Friday, 31 March 2017

The Tulbagh Boutique Heritage Hotel




Celebrating the best of local produce
What could be a lovelier way to spend a few days than in the historic mountain village of Tulbagh? Thoroughly South African, Tulbagh is a beautiful little town with old Cape Dutch whitewashed and thatched buildings, quiet streets and the friendliest people.






Unlike some of the bigger tourist towns, which now seem to stock anything from every country at exhorbitant prices, this town celebrates all that is local. I spend a happy day olive tasting at nearby Oakhurst. The olive oil they describe as 'intense' pops tiny, peppery fireworks in my mouth when they teach me to suck in as I taste. I am now thoroughly enjoying my mission of sampling local wares and I move on to wine tasting at Saronsberg. I am given a local cheese platter which makes the wine perform a symphony in my mouth. I happily totter through fields of art sculptures, clutching two bottles of the superb Voignier under arm. Just outside town on a quiet little road, I am able to wend my unsteady way back to the hotel in Tulbagh without endangering myself or anyone else.






And what a gem is this tasteful South African haven of the Tulbagh Boutique Heritage Hotel! With rooms named after various protea and other favourite regional flowers, the decor manages to be both elegant and bold. Vibrant pinks are muted against peaceful ash velvet and crisp white cotton. The deep, modern, white baths and generous basins contrast the olde worlde charm perfectly. Fynbos soaps and bath products fill the suite with even more local flavour. The turndown service gifts South African chocolate coated nougar, once again perfectly complementary to the fragrances which already fill the room.










I would love to come back to this hotel in winter. My suite has both airconditioner and fireplace and I pray for a cold snap so I may watch the fire from bed. It is 32 degrees today and an unlikely request.






What I especially love about the hotel is the creative art which catches one by surprise at every corner. A fountain pours out of a kettle below an open-faced clock on your way to the sparkly pool. 







A pair of meercat are up to their usual mischief at the open fire area. Hand-painted protea and mountain scenes line the walls. There are varied seating areas and multiple decks looking out towards the mountains which surround the village.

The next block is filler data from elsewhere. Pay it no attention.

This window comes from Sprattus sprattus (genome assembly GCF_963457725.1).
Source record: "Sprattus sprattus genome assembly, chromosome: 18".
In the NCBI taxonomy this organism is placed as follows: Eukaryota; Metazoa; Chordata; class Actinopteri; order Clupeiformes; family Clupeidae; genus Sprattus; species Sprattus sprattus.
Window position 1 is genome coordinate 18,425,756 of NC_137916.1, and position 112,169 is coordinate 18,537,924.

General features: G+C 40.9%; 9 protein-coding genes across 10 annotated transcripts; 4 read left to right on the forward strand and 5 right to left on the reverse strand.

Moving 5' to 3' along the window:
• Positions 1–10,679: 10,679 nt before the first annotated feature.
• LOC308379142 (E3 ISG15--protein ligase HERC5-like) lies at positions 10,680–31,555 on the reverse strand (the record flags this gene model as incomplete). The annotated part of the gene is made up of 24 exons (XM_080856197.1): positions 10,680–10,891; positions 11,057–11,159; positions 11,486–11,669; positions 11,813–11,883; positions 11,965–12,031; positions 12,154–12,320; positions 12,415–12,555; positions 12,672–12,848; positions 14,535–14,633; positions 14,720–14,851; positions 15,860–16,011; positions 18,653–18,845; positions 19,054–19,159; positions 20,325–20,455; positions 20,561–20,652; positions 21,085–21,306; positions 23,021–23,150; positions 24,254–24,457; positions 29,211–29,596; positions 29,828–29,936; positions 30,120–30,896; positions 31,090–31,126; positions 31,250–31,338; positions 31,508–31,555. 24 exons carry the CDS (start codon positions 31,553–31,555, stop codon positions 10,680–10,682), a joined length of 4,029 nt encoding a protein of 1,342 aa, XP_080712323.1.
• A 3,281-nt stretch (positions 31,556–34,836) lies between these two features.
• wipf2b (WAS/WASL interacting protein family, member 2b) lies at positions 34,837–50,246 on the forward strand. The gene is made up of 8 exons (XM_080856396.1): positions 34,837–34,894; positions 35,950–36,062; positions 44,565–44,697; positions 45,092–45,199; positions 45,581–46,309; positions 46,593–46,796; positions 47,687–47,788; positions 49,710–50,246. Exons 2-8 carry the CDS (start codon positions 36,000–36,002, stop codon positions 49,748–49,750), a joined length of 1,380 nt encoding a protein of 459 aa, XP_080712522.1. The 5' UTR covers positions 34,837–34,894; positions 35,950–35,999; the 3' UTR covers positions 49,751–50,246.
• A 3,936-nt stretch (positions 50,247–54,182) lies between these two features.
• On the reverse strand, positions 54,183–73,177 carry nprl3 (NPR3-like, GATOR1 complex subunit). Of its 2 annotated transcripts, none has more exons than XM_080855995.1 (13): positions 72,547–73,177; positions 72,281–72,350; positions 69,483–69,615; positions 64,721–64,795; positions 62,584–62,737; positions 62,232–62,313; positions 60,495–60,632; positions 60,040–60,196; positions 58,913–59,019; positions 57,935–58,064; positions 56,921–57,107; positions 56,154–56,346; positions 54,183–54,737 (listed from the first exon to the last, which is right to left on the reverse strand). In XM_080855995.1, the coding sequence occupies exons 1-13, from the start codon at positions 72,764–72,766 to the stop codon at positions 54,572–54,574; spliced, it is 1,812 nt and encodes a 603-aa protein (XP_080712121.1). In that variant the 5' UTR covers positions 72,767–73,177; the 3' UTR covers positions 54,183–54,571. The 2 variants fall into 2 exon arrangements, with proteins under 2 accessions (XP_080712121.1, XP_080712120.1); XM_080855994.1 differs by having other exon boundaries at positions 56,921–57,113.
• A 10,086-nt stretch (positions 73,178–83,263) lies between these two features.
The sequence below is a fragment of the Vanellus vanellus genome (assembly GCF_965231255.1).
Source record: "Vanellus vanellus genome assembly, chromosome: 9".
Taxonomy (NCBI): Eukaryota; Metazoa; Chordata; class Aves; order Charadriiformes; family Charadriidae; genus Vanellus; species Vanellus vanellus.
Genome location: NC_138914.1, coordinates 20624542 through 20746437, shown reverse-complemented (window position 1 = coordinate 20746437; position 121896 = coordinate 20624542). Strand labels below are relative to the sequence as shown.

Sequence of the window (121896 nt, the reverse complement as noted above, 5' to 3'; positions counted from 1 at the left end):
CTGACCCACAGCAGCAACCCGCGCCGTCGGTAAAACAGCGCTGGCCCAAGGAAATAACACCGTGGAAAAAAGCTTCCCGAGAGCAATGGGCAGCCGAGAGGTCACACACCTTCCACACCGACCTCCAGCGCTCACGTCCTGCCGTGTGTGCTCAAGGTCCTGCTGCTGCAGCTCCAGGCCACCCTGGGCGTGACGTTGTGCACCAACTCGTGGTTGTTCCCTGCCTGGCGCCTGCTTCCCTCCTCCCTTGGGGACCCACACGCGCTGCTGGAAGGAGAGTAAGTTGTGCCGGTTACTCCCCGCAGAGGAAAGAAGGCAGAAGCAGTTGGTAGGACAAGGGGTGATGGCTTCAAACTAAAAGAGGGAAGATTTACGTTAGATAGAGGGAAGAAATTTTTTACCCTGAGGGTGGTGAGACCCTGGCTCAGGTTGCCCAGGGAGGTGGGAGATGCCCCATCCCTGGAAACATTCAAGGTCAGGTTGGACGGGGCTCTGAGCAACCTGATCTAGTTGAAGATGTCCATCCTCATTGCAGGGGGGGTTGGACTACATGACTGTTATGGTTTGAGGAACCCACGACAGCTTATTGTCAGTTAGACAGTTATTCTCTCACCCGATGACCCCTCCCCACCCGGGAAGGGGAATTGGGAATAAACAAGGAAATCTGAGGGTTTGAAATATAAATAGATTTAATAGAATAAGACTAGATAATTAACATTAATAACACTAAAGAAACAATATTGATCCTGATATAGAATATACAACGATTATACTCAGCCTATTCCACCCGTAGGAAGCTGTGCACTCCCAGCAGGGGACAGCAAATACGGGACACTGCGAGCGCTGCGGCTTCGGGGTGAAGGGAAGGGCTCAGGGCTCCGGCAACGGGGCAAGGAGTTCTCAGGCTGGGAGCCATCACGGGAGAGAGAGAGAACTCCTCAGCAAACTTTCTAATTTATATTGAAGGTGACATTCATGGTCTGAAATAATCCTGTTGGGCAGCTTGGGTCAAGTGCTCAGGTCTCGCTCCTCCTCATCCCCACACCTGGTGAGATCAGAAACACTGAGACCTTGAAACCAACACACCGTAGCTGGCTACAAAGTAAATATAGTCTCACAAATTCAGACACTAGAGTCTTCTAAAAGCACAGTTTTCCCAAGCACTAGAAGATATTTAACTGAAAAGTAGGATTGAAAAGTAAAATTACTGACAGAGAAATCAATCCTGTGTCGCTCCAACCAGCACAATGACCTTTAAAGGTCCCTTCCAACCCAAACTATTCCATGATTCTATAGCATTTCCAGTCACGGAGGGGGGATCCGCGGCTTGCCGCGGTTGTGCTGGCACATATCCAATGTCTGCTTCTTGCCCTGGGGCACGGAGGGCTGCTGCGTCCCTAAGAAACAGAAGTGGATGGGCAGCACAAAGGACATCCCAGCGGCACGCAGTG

The Olive Terrace Bistro and Lounge restaurant is an outdoor deck under dappled shade, looking out onto the main street in town. Specialising in local, seasonal produce, the menu includes descriptions of cheese from Druk my Niet farm and free range eggs from De Heuvel, while the fruit is from the surrounding valley estates. The vegetables and herbs are from Dream Tulbagh Community Garden just down the street. I choose a Snoek pate as starter and Cape Malay lamb curry as a main, which complement the setting well, especially paired with more local wine.






The breakfast is another experience in fresh local produce, and you can taste the lack of food-miles in every mouthful. The marmalade is the best I have ever tasted and the jams are tart, not over-sugared.

The hotel is well staffed with said friendliest of locals, equally enthusiastic in the advice of where best to sample the fine local produce for which the area is famed.






There is so much to see and do in this vibrant yet gentle part of the country. Art galleries, famous restaurants, a cafe called the Reading Room, chocolate dipping, tractor rides and Cederberg canopy zipline adventures. 


Finally, car filled with all the local produce that I sampled, I reluctantly make my way back to Cape Town via the spectacular Bain's Kloof Pass, a narrow winding road through a river gorge with views to rival any mountain pass. 

I feel somehow that I have imbibed the innocence of a heritage setting and am well pleased that places like this still exist where we have the privilege of traveling back to a simpler time, uncontaminated and vibrant in its essential purity and intense flavour.

Sunday, 12 March 2017

Val du Charron, Wellington



Understanding fine tastes

From every aspect of this spacious guesthouse you look out onto 180 degree views of mountains, intense blue skies, ochre fields, bright green grass and vineyards. A working wine estate, Val du Charron understands fine tastes.